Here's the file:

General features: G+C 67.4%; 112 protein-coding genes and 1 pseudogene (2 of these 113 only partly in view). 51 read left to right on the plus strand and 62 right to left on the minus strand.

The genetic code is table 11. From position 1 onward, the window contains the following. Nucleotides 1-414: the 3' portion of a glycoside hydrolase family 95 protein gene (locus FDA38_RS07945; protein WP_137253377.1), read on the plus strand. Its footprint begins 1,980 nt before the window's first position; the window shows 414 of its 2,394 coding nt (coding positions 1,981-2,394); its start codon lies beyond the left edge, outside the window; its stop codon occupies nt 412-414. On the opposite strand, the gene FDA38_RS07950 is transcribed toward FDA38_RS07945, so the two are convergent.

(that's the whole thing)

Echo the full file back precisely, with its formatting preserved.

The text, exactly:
General features: G+C 67.4%; 112 protein-coding genes and 1 pseudogene (2 of these 113 only partly in view). 51 read left to right on the plus strand and 62 right to left on the minus strand.

The genetic code is table 11. From position 1 onward, the window contains the following. Nucleotides 1-414: the 3' portion of a glycoside hydrolase family 95 protein gene (locus FDA38_RS07945; protein WP_137253377.1), read on the plus strand. Its footprint begins 1,980 nt before the window's first position; the window shows 414 of its 2,394 coding nt (coding positions 1,981-2,394); its start codon lies beyond the left edge, outside the window; its stop codon occupies nt 412-414. On the opposite strand, the gene FDA38_RS07950 is transcribed toward FDA38_RS07945, so the two are convergent.